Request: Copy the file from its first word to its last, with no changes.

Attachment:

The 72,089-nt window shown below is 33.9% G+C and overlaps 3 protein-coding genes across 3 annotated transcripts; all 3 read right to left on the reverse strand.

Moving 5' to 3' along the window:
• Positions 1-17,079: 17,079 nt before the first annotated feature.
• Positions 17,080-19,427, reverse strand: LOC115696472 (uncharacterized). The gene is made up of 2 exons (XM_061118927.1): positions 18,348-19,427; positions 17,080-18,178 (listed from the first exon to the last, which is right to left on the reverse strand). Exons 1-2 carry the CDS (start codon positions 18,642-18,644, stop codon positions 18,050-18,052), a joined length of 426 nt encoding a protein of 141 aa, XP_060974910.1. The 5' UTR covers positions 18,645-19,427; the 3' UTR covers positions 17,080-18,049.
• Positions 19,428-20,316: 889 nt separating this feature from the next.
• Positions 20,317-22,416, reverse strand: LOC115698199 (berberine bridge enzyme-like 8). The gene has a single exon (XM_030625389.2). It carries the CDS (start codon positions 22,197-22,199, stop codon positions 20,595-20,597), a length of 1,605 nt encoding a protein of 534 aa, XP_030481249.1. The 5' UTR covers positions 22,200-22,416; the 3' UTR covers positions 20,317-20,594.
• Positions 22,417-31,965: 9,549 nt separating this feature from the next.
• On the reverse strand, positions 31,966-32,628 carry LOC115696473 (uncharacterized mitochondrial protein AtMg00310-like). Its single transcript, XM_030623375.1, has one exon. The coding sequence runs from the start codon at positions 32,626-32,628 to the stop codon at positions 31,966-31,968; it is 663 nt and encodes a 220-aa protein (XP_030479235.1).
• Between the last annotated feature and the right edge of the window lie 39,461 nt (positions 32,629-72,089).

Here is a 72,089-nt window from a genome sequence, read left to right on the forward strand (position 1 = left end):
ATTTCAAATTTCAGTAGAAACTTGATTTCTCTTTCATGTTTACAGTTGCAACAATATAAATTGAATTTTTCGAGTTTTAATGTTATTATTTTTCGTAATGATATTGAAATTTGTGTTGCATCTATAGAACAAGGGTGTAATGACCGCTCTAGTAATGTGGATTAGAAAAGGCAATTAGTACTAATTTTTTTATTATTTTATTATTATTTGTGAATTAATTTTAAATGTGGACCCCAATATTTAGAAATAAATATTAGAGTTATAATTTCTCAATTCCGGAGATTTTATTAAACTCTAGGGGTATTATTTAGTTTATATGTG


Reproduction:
The 72,089-nt window shown below is 33.9% G+C and overlaps 3 protein-coding genes across 3 annotated transcripts; all 3 read right to left on the reverse strand.

Moving 5' to 3' along the window:
• Positions 1-17,079: 17,079 nt before the first annotated feature.
• Positions 17,080-19,427, reverse strand: LOC115696472 (uncharacterized). The gene is made up of 2 exons (XM_061118927.1): positions 18,348-19,427; positions 17,080-18,178 (listed from the first exon to the last, which is right to left on the reverse strand). Exons 1-2 carry the CDS (start codon positions 18,642-18,644, stop codon positions 18,050-18,052), a joined length of 426 nt encoding a protein of 141 aa, XP_060974910.1. The 5' UTR covers positions 18,645-19,427; the 3' UTR covers positions 17,080-18,049.
• Positions 19,428-20,316: 889 nt separating this feature from the next.
• Positions 20,317-22,416, reverse strand: LOC115698199 (berberine bridge enzyme-like 8). The gene has a single exon (XM_030625389.2). It carries the CDS (start codon positions 22,197-22,199, stop codon positions 20,595-20,597), a length of 1,605 nt encoding a protein of 534 aa, XP_030481249.1. The 5' UTR covers positions 22,200-22,416; the 3' UTR covers positions 20,317-20,594.
• Positions 22,417-31,965: 9,549 nt separating this feature from the next.
• On the reverse strand, positions 31,966-32,628 carry LOC115696473 (uncharacterized mitochondrial protein AtMg00310-like). Its single transcript, XM_030623375.1, has one exon. The coding sequence runs from the start codon at positions 32,626-32,628 to the stop codon at positions 31,966-31,968; it is 663 nt and encodes a 220-aa protein (XP_030479235.1).
• Between the last annotated feature and the right edge of the window lie 39,461 nt (positions 32,629-72,089).

Here is a 72,089-nt window from a genome sequence, read left to right on the forward strand (position 1 = left end):
ATTTCAAATTTCAGTAGAAACTTGATTTCTCTTTCATGTTTACAGTTGCAACAATATAAATTGAATTTTTCGAGTTTTAATGTTATTATTTTTCGTAATGATATTGAAATTTGTGTTGCATCTATAGAACAAGGGTGTAATGACCGCTCTAGTAATGTGGATTAGAAAAGGCAATTAGTACTAATTTTTTTATTATTTTATTATTATTTGTGAATTAATTTTAAATGTGGACCCCAATATTTAGAAATAAATATTAGAGTTATAATTTCTCAATTCCGGAGATTTTATTAAACTCTAGGGGTATTATTTAGTTTATATGTG